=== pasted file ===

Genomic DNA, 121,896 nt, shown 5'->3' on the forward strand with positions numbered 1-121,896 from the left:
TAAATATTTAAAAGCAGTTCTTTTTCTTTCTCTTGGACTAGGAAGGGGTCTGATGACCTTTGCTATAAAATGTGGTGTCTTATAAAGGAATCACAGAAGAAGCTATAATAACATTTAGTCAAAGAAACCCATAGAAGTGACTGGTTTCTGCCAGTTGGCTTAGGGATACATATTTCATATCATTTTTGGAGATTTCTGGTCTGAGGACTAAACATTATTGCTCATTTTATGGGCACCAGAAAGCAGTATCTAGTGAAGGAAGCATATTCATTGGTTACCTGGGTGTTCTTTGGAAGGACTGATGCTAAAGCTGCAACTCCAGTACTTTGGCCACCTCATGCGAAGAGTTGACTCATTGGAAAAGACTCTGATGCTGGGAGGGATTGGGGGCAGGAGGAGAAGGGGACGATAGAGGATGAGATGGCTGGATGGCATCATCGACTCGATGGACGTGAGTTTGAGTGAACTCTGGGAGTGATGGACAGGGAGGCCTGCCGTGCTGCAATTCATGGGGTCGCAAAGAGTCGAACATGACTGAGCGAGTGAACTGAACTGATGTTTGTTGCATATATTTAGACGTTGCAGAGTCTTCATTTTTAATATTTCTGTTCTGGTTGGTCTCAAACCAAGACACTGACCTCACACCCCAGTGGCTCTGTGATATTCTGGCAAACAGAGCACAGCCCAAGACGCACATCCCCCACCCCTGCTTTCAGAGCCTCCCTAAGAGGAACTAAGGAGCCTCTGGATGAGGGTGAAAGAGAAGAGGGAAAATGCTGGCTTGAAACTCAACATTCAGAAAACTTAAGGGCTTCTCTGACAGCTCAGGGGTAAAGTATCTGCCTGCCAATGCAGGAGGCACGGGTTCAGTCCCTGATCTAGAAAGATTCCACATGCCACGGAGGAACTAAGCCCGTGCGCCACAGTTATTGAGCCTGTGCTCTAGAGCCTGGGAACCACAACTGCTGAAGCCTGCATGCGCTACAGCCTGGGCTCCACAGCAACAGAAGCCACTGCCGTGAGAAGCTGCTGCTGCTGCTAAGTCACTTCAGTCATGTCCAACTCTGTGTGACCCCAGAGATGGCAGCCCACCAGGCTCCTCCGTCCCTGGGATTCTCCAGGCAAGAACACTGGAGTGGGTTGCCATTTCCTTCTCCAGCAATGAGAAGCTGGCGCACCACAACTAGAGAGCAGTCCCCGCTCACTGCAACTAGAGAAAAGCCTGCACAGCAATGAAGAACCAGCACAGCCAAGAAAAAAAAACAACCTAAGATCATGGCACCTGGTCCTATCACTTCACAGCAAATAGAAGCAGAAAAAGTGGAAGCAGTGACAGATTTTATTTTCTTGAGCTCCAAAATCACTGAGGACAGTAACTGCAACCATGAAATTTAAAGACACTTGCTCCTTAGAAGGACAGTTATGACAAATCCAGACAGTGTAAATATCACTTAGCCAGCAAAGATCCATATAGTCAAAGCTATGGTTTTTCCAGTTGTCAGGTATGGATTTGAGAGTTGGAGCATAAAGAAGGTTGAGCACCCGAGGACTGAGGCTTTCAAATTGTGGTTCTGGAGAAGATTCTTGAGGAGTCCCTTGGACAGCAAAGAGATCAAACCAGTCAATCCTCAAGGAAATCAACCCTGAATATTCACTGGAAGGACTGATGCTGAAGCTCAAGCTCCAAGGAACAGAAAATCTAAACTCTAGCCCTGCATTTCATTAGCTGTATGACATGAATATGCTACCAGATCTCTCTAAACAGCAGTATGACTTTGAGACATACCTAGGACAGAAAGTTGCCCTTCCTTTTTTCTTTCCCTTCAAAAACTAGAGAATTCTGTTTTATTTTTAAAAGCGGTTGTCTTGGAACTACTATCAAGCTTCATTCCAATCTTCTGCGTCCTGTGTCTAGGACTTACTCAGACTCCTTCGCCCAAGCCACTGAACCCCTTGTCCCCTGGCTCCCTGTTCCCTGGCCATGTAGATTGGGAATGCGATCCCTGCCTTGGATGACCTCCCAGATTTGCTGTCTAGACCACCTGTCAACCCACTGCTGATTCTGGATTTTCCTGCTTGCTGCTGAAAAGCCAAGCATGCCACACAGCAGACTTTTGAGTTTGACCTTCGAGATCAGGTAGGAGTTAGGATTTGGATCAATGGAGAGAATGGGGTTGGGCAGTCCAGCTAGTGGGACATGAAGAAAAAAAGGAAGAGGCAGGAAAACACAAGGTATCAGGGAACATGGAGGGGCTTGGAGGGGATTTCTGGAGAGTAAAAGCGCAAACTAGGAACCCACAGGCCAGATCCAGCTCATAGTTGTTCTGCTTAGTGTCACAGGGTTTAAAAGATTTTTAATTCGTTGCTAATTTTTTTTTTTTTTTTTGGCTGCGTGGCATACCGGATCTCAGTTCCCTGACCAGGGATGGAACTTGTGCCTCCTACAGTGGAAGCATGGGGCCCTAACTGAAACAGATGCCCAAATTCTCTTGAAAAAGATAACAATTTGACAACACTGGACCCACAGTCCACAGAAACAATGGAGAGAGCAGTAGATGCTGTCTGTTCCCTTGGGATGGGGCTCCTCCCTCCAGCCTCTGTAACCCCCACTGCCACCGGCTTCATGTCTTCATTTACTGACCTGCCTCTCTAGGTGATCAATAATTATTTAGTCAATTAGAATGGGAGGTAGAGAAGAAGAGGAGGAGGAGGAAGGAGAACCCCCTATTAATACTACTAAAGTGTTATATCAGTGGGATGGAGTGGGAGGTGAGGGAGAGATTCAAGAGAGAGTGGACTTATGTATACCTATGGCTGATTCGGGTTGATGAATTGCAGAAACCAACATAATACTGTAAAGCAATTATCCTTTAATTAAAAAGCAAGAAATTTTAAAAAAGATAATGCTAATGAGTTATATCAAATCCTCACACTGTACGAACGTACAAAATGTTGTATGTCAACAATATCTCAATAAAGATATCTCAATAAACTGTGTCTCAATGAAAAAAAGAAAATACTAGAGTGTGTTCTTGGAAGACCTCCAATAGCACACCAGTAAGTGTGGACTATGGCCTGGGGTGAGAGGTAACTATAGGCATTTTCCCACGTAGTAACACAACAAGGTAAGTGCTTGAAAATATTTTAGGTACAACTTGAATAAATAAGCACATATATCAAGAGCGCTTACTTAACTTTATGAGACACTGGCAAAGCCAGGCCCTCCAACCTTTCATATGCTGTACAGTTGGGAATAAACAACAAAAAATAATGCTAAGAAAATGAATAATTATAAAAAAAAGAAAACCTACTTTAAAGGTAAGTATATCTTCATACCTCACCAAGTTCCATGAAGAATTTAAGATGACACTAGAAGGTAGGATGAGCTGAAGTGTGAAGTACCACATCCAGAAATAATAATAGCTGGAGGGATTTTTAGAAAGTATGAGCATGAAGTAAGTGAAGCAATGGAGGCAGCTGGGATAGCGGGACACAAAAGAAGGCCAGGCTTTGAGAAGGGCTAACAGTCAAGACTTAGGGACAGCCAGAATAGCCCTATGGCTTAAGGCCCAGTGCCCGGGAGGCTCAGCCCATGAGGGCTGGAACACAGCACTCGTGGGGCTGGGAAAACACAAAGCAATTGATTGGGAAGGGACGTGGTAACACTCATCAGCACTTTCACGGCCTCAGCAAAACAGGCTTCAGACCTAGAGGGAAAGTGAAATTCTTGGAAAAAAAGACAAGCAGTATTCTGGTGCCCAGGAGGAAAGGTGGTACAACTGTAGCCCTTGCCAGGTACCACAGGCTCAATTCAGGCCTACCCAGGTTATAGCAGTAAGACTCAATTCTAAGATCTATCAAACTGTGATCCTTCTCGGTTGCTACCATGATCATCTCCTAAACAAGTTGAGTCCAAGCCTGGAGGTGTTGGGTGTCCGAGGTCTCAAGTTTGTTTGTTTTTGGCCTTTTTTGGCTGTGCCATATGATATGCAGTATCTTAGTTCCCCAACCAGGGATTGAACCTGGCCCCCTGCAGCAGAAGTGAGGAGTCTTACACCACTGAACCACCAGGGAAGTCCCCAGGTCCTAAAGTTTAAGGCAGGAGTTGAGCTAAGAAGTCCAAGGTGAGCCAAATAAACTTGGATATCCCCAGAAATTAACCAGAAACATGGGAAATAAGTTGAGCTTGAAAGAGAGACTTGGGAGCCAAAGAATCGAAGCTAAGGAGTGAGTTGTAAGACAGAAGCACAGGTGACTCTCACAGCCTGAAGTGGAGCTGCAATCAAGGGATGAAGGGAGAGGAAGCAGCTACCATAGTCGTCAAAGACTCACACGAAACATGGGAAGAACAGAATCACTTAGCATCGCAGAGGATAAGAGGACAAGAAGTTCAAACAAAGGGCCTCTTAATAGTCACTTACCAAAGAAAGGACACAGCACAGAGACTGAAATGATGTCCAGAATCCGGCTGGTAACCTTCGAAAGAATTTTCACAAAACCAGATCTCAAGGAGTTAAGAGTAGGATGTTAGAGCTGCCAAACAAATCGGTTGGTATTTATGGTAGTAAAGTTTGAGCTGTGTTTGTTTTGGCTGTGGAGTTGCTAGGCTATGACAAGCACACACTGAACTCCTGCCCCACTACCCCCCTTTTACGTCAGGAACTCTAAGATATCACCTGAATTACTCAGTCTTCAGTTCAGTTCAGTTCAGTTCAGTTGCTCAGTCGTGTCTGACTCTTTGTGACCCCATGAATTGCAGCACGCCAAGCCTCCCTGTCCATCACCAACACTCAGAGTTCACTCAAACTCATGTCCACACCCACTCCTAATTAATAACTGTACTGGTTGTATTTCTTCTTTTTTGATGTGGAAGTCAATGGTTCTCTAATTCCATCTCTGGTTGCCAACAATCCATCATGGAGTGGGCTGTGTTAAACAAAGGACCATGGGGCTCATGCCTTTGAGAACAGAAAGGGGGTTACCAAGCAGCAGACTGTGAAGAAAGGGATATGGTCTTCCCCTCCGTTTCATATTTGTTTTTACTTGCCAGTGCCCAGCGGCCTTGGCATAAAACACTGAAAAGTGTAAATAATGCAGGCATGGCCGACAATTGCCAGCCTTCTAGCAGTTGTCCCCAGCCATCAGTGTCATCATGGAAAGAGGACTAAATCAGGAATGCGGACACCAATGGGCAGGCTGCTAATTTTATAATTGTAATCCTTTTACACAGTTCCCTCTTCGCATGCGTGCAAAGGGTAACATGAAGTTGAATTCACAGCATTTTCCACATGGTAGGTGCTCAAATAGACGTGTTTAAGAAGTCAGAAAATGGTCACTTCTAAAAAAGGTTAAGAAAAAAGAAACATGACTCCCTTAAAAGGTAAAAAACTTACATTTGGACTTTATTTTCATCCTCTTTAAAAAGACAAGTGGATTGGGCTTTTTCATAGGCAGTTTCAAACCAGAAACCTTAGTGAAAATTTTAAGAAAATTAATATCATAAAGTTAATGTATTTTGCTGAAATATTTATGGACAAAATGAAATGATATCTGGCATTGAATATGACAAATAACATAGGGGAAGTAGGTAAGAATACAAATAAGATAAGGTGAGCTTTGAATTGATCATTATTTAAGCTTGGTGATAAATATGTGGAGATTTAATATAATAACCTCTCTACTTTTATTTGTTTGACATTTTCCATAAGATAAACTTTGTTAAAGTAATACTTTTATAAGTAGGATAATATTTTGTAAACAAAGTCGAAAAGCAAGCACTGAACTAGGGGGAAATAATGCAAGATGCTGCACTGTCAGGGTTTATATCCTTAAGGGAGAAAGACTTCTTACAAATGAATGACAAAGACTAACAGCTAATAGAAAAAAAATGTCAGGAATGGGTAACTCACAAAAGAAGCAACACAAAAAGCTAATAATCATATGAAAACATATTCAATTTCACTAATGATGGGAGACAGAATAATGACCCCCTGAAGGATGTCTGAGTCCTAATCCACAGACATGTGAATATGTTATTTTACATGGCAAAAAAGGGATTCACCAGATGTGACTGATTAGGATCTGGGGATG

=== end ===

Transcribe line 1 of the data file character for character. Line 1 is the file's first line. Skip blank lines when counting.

Genomic DNA, 121,896 nt, shown 5'->3' on the forward strand with positions numbered 1-121,896 from the left: